Boris Johnson, Prime Minister of United Kingdom is all set to promote access to education for girls in Kenya, calling it “is one of the smartest investments we can make”. Since his time as Foreign Secretary, Mr Johnson has argued that widening access for education for girls is a highly-effective way of driving development in some of world’s poorest countries, in places where girls had often been at risk of missing out on school. The PM will participate in a live study hall connect-up with schoolchildren in Kenya on march 13, 2021 to encourage world pioneers to put resources into training, supporting the UK’s aspiration to get 40 million additional young ladies into school in the following five years.
He is scheduled to visit a school in the UK with Julia Gillard, previous Australian PM and Seat of the Worldwide Organization for Training, and address President Uhuru Kenyatta at a school in Nairobi as a component of the Associating Homerooms program. This visit comes ahead of the joint UK-Kenya Global Education Summit in London in July, which aims to raise $5 Billion over the next five years for the vial work of Global Partnership for Education (GPE).
The UK reports £55 million for another program to drive essential research into education reforms, , turbocharging endeavours to get young ladies into school and learning. The What Works Hub for Global Education will advise governments across Africa and Asia on the most impactful and financially savvy approaches to reform educational systems and support female enrolment.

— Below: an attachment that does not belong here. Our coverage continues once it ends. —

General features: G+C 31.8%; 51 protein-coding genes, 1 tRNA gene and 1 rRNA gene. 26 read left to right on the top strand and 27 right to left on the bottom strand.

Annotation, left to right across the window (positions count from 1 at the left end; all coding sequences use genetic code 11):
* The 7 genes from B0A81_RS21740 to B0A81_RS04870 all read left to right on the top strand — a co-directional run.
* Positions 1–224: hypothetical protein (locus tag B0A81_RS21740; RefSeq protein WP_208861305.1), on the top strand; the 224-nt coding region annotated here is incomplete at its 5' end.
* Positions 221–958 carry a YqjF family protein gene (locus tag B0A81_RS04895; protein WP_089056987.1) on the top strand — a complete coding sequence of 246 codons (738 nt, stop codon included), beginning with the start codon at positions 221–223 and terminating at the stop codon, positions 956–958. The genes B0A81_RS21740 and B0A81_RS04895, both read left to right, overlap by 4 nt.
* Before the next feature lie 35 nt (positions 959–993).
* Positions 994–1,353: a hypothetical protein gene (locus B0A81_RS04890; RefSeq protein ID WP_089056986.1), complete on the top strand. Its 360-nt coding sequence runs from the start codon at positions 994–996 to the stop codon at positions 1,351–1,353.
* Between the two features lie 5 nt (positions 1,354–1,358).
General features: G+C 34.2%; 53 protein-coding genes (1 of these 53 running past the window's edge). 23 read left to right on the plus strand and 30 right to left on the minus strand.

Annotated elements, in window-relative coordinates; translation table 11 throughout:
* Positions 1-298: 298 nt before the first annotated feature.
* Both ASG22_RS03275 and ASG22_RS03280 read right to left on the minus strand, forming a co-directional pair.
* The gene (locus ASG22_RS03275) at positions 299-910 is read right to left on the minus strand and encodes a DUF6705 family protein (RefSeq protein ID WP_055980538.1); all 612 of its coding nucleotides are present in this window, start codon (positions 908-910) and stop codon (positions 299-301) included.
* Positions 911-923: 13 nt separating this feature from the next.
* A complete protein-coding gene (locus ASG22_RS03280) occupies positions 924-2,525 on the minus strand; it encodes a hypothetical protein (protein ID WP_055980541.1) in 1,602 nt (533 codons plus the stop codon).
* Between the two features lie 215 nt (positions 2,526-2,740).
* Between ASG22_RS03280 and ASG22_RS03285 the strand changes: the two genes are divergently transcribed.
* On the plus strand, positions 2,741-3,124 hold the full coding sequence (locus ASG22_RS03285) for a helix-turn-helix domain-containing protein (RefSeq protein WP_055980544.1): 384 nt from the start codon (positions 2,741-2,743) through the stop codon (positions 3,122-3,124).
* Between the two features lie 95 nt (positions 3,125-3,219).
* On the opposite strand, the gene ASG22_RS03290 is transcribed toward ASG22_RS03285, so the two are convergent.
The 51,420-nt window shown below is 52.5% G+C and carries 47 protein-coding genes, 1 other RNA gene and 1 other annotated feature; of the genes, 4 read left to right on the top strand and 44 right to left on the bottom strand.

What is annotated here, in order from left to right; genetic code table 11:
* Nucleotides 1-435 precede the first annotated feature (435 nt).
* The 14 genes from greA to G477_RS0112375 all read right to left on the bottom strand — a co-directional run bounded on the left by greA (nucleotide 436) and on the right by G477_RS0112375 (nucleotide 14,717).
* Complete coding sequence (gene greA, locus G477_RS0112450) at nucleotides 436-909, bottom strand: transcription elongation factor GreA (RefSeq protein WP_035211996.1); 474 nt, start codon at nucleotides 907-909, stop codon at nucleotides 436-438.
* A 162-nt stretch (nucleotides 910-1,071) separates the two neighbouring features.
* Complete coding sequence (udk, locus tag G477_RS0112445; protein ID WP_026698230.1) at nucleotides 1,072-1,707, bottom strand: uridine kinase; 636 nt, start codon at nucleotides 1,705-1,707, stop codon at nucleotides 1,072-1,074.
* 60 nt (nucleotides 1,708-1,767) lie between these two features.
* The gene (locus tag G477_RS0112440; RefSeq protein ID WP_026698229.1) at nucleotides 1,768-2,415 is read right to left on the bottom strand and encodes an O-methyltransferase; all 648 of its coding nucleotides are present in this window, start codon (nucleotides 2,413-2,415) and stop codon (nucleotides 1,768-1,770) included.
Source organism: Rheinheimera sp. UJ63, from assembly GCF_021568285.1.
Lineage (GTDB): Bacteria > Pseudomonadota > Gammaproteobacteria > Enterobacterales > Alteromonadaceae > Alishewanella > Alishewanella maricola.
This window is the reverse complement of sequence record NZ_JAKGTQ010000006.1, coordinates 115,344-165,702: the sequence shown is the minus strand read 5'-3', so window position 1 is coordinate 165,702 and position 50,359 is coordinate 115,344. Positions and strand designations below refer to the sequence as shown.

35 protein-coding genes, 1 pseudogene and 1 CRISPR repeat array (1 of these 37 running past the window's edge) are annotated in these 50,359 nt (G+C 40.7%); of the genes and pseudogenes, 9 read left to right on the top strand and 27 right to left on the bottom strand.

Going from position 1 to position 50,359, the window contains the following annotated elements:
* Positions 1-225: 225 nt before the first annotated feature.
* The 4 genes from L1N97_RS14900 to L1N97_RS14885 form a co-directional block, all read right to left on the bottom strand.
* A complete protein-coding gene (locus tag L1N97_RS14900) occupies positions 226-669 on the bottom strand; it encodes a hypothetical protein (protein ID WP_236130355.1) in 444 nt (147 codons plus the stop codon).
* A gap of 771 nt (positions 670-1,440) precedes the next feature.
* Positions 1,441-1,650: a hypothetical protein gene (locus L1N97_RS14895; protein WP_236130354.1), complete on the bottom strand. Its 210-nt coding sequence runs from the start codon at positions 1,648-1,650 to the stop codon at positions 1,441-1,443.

UK’s G7 Presidency has a key part in improving girl’s access to education and is at the heart of global efforts to build back better from the pandemic. Putting resources into schooling helps lift communities out of poverty and shields young girls from early marriage and forced labour.
Prime Minister Johnson said:
“Supporting girls to get 12 years of quality education is one of the smartest investments we can make as the world recovers from Covid-19. Otherwise we risk creating a lost pandemic generation. Across the world there is a vast untapped resource – girls whose education has been cut short or denied altogether, who could be leading efforts to pull their communities out of poverty. I’m going to be working throughout the UK’s G7 presidency to ensure leaders invest in those girls and boost children’s life chances around the world.”
Julia Gillard, Chair of the GPE, said:
“COVID-19 has worsened the global education crisis and hit children in lower-income countries the hardest, with life-changing consequences for millions. Now, we are at a decisive junction. When the world builds back from the pandemic, ensuring that every girl and boy has the opportunity for a quality education is the single best investment we can make for a more sustainable, peaceful and resilient future.”
The Covid-19 pandemic has caused an unprecedented worldwide educational crisis, with 1.6 billion youngsters out of education all around the world at the height of school terminations. It has additionally intensified the hindrances to tutoring that young girls as of now face, including poverty, gender-based violence and child-marriage.
The Global Education Summit this July, co-hosted by the United Kingdom and Kenya, is a critical opportunity to fully fund the Global Partnership for Education and help transform education systems to make them more equitable and effective.